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Teenaged boy washing face credit rehan
Like all children, children with autism spectrum disorder (ASD) will need to take extra care with personal hygiene when they reach puberty. Here are some ideas to make hygiene easier for them to manage.

Hygiene: practical strategies

Adolescence is a time when your child’s changing body means that personal hygiene will need to change too.

You might need to help your child learn how to shave or put on deodorant. And you might also need to explain why, because your child might not fully understand the social rules behind personal hygiene. For example, we sweat more when we reach puberty. Most people don’t like the smell of sweat, so we wash regularly.

Schedules that break down your child’s routine into steps can help. You might use words, pictures or both. You could cover the whole routine – for example, shower, wash face, brush teeth, put on deodorant, brush hair.

Or you could also use a schedule for just one part of your child’s routine, such as showering. Here’s an example.


  • I will wash my face, arms, stomach, feet and legs with soap and a face washer.
  • I will wash under my armpits with soap.
  • I will wash around my vagina/penis with soap.
  • After the shower, I will dry my armpits with a towel. I will dry my around my vagina with a towel.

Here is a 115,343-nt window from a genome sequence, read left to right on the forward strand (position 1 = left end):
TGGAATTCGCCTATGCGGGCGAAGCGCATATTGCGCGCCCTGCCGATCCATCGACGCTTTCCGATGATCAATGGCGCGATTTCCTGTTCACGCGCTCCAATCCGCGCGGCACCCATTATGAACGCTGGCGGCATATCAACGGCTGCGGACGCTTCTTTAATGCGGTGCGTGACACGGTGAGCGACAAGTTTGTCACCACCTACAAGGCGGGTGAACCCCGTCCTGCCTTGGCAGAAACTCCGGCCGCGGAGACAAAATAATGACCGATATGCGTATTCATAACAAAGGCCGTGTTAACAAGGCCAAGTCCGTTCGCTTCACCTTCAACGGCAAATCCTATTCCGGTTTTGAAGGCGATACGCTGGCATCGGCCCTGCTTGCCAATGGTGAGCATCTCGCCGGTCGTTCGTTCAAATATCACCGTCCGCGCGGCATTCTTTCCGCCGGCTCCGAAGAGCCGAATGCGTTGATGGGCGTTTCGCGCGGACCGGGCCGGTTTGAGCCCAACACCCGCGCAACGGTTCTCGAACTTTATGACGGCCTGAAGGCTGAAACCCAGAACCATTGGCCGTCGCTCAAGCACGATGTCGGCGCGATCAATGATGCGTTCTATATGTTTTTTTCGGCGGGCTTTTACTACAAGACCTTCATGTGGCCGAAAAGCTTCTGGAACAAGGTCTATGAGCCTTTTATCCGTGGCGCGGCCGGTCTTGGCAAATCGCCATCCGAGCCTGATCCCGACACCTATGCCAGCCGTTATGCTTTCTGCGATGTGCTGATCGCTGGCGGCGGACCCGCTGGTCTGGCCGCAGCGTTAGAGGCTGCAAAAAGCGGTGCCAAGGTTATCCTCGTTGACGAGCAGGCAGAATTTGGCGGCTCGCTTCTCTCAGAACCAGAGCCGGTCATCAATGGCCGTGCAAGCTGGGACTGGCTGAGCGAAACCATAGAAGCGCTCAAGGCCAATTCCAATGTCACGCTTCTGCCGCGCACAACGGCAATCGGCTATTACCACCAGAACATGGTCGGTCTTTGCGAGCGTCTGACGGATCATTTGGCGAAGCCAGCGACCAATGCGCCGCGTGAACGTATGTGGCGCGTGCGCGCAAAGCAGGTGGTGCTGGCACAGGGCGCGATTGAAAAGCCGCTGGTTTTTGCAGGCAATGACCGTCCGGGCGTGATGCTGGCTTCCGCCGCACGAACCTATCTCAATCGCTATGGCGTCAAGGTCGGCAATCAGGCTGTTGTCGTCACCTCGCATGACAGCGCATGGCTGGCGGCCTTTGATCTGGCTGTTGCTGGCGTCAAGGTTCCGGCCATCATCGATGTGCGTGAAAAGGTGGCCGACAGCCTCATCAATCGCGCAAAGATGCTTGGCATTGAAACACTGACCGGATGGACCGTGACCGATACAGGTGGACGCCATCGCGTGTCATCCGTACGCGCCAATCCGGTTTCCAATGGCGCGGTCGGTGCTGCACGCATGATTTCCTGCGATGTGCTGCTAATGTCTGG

• I will put deodorant under my armpits.
  • I will get dressed into clean clothes.

Put the schedule up in the bathroom where your child will see it every morning.

Video modelling can help your child learn self-care skills too. You could video yourself putting on deodorant and watch it with your child.

Social Stories™ are also useful. Here’s an example.

Keeping clean

  • I will notice that I am sweating more.
  • Sweating is when my body releases small amounts of fluid to make sure I am not too hot.
  • I might notice this when it is hot outside, when I am nervous or when I am playing sport.
  • Most people don’t like the smell of sweat, so I need to wash myself every day.
  • After my shower, I should use deodorant under my arms.
  • This might feel strange. This is OK.
  • Deodorant will help stop my body smelling bad.

Books and resources
You can get some great books and resources to help your child before and during puberty. Some of these are available as a puberty kit from Amaze. If you can’t get them from Amaze, they are available separately.

You will probably need to go over these messages many times with your child. Try to be patient with your child – and yourself. You might find it helpful to share experiences and get support from other parents in our forum for parents of children with ASD.
  • Last updated or reviewed 21-11-2013
  • Acknowledgements This article has been created using material from the National Autistic Society, Amaze and La Trobe University and in collaboration with Diane Jacobs at La Trobe University.